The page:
How Often to Breastfeed?
Breastfeeding is one of the best ways to nourish your baby and build your bond with them. Not only is breastfeeding healthy for your baby, but it can also offer some unique health benefits to nursing mothers. Whether you are just beginning to breastfeed for the first time or want to continue breastfeeding your baby for a long-term, it is important to know how often you should be nursing your baby.
Frequency and Duration
Healthy term newborns typically should be fed on-demand or 8-12 times every 24 hours. This means that you should feed your baby any time they show hunger signs. Common hunger signs include rooting, sucking on their hands, and increased activity. Your baby may not have an absolute set schedule but it’s important not to delay when they are eagerly seeking nourishment.
As your baby grows, the duration of breastfeeding sessions tends to decrease. At 1-3 months old, you should offer both breasts at each feeding session and let your baby feed as long as they like from one or both breasts. As your baby gets older, they will become more efficient at nursing and take less time to feed.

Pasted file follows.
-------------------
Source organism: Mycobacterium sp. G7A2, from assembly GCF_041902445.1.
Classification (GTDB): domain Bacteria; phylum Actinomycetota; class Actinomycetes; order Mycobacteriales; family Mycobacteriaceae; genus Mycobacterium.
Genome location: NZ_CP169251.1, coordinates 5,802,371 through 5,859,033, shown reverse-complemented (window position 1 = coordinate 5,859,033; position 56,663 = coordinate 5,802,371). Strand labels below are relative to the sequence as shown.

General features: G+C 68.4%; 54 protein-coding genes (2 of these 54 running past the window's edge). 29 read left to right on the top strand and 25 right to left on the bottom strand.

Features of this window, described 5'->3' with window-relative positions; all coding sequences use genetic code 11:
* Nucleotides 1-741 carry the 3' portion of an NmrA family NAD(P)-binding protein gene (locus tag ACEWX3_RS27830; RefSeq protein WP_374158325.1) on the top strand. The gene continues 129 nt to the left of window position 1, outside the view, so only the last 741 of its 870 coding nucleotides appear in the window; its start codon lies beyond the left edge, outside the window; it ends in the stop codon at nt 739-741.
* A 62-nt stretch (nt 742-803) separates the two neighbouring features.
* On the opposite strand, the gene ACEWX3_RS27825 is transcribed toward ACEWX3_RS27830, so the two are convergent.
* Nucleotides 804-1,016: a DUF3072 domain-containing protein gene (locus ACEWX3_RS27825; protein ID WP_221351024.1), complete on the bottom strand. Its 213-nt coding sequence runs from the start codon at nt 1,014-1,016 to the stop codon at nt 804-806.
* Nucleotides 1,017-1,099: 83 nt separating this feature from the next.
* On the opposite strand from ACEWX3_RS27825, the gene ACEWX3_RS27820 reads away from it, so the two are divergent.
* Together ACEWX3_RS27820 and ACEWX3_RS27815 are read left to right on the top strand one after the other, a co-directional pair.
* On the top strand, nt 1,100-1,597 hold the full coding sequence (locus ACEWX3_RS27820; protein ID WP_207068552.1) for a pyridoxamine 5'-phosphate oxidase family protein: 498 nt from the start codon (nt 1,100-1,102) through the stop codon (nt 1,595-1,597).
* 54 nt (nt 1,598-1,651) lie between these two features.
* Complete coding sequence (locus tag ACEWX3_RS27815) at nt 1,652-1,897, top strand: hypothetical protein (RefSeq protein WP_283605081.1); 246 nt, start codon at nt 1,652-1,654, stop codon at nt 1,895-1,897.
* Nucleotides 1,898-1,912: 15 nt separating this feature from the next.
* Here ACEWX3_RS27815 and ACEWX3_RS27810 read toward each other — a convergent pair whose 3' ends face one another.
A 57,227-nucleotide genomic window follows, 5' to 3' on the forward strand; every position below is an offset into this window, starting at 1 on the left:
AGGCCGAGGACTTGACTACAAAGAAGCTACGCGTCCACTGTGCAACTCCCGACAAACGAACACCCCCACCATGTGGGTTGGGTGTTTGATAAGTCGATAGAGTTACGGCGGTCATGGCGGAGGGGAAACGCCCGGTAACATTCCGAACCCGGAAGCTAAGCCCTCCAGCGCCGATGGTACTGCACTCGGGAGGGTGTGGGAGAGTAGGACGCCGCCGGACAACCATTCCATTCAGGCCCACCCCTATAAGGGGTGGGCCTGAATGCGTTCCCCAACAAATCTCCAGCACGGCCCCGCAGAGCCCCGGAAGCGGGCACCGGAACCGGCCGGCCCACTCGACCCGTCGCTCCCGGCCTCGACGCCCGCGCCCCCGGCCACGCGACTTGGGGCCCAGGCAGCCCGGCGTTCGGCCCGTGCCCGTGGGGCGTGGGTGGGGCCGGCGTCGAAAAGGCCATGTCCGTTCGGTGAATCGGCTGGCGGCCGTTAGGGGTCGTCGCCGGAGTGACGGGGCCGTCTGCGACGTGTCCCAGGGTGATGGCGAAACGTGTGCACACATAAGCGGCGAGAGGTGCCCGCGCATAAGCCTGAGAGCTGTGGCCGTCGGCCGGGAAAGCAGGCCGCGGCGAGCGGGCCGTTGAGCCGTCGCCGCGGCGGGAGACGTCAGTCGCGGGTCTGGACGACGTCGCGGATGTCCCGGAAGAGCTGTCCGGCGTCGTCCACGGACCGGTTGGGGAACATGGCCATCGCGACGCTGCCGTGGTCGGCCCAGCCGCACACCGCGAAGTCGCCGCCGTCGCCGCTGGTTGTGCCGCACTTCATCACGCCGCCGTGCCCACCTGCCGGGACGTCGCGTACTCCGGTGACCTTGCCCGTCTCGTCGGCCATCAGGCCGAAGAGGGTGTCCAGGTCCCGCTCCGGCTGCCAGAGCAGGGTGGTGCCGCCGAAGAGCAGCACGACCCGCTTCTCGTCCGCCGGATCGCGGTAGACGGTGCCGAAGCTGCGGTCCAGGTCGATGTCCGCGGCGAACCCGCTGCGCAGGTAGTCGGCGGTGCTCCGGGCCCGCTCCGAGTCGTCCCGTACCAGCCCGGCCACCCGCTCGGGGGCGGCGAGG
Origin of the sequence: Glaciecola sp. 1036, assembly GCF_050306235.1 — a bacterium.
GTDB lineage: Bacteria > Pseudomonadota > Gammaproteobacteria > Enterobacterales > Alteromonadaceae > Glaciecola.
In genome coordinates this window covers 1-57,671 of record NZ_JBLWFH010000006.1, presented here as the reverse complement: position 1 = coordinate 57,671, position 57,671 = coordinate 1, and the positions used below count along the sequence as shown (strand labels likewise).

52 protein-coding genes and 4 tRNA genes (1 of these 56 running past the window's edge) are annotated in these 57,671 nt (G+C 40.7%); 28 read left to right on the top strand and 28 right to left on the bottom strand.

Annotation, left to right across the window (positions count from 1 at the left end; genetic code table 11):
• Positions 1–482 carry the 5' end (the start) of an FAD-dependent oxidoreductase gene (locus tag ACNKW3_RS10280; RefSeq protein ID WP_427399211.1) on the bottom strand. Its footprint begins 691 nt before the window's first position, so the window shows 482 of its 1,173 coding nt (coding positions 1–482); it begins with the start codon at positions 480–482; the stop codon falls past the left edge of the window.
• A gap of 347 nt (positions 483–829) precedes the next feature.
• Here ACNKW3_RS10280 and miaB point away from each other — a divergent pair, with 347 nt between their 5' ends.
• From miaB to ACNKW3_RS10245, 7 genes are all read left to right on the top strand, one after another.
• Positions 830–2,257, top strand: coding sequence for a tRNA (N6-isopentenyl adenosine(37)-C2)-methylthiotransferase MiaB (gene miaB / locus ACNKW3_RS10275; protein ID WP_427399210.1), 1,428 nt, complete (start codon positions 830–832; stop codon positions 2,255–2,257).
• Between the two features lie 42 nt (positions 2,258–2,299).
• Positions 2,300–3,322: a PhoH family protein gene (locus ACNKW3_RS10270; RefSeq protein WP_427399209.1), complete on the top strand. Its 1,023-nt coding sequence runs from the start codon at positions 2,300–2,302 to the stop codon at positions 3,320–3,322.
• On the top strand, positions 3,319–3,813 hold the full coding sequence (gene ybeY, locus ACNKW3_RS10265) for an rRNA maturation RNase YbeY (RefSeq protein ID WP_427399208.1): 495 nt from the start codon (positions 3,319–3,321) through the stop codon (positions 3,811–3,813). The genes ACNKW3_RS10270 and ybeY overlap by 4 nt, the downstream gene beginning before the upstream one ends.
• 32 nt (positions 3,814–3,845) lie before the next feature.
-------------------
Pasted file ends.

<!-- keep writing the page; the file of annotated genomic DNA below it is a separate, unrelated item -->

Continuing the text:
Babies have different feeding cues than adults and it is essential to learn to recognize when they are hungry. These feeding cues can vary from baby to baby but typically include:
- Rooting: The baby will turn their head and open their mouth when their cheek is stroked or touched.
- Sucking: The baby will begin to suck on hands or a pacifier.
- Fussiness: The baby will become increasingly irritable or start to cry.
You should always respond to your baby’s feeding cues as soon as possible to avoid over-demand feeding. Over-demand feeding can lead to overfeeding and can make breastfeeding uncomfortable and pain-staking for breastfeeding mothers.
When to Suppleement
If you have sufficient milk supply and your baby is growing well, then supplementation isn’t necessary. However, if you find that your baby is consistently coming off the breast early, you may need to supplement with formula or expressed breast milk. If you choose to supplement, depending on the specific situation, you may need to keep a feeding and/or wet diaper chart so that you can monitor your baby’s weight gain and changes in patterns.
It is important to feed your baby on-demand in order to ensure they are getting enough nutrition. To ensure your baby is adequately nursed, watch for early feeding cues and learn how to respond to them. Lastly, if your baby displays signs of not getting enough nourishment, you should consider supplementing with formula or expressed breast milk.